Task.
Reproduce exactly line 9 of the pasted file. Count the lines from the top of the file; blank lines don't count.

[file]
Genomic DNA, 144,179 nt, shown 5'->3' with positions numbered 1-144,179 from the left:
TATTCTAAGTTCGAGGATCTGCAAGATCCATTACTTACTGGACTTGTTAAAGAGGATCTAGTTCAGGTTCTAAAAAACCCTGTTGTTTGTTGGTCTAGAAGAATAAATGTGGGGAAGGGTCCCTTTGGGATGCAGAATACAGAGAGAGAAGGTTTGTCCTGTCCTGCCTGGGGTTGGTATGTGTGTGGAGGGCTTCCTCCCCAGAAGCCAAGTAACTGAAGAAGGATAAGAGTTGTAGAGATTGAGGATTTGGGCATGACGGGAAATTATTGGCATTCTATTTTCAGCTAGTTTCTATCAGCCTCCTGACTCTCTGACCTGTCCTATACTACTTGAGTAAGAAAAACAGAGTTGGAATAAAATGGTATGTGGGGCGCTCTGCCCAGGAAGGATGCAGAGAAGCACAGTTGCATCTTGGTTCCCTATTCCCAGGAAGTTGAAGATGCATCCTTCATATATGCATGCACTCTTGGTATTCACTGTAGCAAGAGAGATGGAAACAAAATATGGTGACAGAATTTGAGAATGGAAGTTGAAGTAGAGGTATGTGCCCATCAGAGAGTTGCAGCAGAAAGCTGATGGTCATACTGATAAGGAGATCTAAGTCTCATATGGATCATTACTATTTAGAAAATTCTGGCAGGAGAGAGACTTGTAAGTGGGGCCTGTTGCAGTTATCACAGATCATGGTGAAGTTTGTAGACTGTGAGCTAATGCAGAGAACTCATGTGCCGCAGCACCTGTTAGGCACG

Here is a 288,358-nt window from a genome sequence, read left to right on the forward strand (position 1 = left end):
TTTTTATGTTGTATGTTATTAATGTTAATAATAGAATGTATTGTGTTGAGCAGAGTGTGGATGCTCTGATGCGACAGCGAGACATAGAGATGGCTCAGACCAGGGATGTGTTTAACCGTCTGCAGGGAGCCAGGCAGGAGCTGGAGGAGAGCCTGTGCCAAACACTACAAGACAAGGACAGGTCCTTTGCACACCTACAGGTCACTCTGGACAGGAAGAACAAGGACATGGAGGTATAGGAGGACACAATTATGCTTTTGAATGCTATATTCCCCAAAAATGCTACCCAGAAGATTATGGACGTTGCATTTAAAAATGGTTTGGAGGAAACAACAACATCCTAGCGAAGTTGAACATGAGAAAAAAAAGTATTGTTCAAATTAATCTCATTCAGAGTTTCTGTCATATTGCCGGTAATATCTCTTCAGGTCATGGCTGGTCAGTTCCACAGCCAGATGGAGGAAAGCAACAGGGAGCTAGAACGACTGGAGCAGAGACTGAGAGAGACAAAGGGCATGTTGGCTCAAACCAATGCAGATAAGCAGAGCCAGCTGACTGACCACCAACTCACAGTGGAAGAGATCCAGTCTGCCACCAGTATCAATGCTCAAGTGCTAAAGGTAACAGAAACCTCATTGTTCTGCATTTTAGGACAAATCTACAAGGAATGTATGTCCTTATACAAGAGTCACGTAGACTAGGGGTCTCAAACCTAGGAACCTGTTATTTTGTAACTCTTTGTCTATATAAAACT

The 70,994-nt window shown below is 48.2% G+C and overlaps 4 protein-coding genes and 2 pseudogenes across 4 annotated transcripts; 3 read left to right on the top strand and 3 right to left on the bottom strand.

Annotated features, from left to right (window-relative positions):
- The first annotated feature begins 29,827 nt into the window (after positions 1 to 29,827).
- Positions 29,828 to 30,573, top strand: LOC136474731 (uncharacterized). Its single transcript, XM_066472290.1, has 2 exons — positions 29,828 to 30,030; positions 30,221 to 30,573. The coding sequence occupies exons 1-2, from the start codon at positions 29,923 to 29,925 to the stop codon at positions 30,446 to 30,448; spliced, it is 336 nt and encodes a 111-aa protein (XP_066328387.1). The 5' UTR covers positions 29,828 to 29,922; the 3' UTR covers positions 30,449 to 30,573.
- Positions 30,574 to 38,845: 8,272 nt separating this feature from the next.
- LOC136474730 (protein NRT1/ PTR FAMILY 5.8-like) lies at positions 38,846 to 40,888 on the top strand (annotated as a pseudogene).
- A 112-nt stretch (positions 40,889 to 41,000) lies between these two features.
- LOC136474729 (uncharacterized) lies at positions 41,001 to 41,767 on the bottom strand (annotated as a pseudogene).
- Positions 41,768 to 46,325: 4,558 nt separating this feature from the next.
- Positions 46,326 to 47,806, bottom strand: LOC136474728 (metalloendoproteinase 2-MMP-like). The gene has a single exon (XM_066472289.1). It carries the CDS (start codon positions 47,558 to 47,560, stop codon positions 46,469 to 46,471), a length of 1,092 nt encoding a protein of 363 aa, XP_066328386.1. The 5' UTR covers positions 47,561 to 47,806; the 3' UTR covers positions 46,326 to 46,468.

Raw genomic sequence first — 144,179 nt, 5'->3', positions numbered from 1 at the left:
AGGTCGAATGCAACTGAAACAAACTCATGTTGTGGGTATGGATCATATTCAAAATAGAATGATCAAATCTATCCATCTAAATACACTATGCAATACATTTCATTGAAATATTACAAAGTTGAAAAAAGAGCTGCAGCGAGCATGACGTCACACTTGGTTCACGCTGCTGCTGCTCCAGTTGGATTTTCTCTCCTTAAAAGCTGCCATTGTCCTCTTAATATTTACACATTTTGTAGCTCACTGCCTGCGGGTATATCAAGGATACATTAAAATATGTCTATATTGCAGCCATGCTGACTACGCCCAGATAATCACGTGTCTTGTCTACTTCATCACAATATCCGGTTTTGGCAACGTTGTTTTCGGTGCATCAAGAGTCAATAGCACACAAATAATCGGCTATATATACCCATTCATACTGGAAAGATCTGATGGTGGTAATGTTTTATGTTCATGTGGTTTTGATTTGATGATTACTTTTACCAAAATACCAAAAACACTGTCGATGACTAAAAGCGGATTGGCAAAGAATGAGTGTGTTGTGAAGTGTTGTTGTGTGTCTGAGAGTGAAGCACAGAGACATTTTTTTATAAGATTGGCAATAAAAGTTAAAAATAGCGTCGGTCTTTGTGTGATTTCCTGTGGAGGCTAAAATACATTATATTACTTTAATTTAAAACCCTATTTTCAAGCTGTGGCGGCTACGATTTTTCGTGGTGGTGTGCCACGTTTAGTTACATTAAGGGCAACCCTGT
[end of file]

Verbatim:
- Positions 30,574 to 38,845: 8,272 nt separating this feature from the next.